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Should women get paid menstrual leave from work?

Painful cramping, backache, headache, moodiness, fatigue and bloating -- for many women, that time of the month is miserable enough to be categorized as an acute illness. Bad news if you're a working woman with deadlines and bills to pay.

One British doctor sympathizes so much that he's advocating companies provide female employees with additional days off, also known as paid monthly menstrual leave. Dr. Gedis Grudzinskas, an obstetrician and gynecologist in private practice in London, told The Daily Mail he believes providing this time off -- in addition to sick days -- could help boost women's productivity and happiness in the workplace.

Grudzinskas believes it's reasonable for female employees to be allowed at least one, if not three, days off per month. Some people may be laughing but Grudzinskas is serious about his opinion. Period.

"Some women feel really grotty when menstruating. Coming into work is a struggle and they feel lousy," he told the paper. "When you feel like that, it's harder to take pride in your work or perform as well. This is about employers being sensible and aware."

It turns out the concept has been tried in other countries. Japan, Indonesia, Korea and the Philippines all have laws in place that allows a working woman to take time off during her period if the discomfort and pain is too great to do her job.

According to the American College of Obstetricians and Gynecologists, up to 50 percent of women experience a painful period -- a medical condition known as dysmenorrhea -- for at least one or two days at some point in her lifetime.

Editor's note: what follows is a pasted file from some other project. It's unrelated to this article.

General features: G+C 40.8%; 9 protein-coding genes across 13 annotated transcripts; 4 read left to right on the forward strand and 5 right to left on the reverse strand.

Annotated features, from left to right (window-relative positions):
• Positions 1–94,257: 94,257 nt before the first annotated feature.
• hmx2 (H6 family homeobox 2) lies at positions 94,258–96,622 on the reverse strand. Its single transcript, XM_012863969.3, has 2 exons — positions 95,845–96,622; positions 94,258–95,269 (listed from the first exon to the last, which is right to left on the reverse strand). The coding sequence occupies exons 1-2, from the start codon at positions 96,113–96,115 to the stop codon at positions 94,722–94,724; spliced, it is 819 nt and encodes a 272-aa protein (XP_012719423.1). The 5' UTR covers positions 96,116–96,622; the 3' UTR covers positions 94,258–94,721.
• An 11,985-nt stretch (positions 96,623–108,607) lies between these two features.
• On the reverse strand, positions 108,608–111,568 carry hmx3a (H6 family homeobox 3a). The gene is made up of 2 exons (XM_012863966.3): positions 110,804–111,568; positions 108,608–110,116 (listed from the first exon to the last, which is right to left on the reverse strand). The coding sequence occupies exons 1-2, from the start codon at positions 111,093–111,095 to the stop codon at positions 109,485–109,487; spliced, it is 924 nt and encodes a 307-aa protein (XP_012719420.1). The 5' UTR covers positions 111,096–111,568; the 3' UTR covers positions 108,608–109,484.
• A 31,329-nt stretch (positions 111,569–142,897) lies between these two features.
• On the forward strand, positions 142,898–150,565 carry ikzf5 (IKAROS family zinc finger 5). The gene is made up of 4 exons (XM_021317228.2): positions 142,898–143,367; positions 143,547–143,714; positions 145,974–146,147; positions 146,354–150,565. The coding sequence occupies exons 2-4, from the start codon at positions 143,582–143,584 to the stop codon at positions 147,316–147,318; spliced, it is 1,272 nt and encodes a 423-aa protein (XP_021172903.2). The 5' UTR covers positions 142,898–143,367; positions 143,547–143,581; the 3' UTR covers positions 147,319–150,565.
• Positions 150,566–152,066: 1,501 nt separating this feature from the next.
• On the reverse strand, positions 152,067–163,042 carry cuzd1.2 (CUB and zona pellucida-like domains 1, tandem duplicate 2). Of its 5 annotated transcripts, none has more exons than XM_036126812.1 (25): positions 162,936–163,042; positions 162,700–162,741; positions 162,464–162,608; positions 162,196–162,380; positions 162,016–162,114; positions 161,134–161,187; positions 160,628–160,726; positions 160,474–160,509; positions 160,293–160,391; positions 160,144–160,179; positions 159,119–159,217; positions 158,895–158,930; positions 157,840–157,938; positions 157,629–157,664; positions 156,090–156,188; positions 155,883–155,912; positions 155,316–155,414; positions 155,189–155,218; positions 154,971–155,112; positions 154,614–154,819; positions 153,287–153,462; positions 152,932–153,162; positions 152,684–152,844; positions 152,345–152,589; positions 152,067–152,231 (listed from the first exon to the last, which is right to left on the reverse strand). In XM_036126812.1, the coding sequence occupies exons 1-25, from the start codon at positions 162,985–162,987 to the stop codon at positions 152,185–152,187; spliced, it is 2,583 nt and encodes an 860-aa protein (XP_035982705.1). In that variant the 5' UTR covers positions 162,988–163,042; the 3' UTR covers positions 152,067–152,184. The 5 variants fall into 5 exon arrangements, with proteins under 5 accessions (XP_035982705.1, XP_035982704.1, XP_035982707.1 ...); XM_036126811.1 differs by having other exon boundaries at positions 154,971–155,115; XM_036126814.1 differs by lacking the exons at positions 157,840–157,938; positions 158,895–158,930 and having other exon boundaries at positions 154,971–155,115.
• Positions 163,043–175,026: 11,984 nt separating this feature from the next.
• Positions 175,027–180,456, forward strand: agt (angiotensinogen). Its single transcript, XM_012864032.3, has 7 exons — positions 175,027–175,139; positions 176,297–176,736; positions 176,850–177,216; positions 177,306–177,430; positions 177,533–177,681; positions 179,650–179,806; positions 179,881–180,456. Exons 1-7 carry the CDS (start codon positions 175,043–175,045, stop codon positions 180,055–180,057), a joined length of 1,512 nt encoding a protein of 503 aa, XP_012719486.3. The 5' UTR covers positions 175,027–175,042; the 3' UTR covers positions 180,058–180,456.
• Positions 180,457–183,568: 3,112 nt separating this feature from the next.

Alice J. Dan, a professor with the College of Nursing at the University of Illinois at Chicago, has researched the topic extensively, especially the impact of the law in Japan.

In her paper on Japan's menstrual leave policy, enacted through the Labor Standards Law of 1947, she says that while some readers may love the concept, the law does not benefit the societal view of women. Ultimately, menstrual leave pathologizes a normal human biological function, which in the long run promotes an impression that women are ill-equipped for the working world, at least compared to men.

"It is used by employees as an argument against providing equal positions for female workers, at the same time that its meager benefits pacify women and keep them from fighting for more substantial benefits like higher wages and better work conditions," writes Dan.

In her research, Dan found that the number of women who actually use menstrual leave has declined over the years, from 20 percent in 1960 to 13 percent in 1981. Women in factory jobs were most likely to use the time off due to insufficient or unsanitary work conditions.

Russian lawmaker Mikhail Degtyaryov proposed a similar bill last year that was ultimately shot down by his country's Parliament. Explaining the reasoning behind the legislation, he wrote on his website: "During that period (of menstruation), most women experience psychological and physiological discomfort. The pain for the fair sex is often so intense that it is necessary to call an ambulance."

It seems unlikely such a proposal would gain traction in the U.S. Currently, employed Americans with chronic health conditions are protected under a number of anti-discrimination and disability laws. But about a third of U.S. workers do not get paid when they stay home sick. Several major cities, including New York City, San Francisco and Washington, D.C., have recently passed laws requiring employers to provide a certain number of paid sick days, and they all treat men and women equally.

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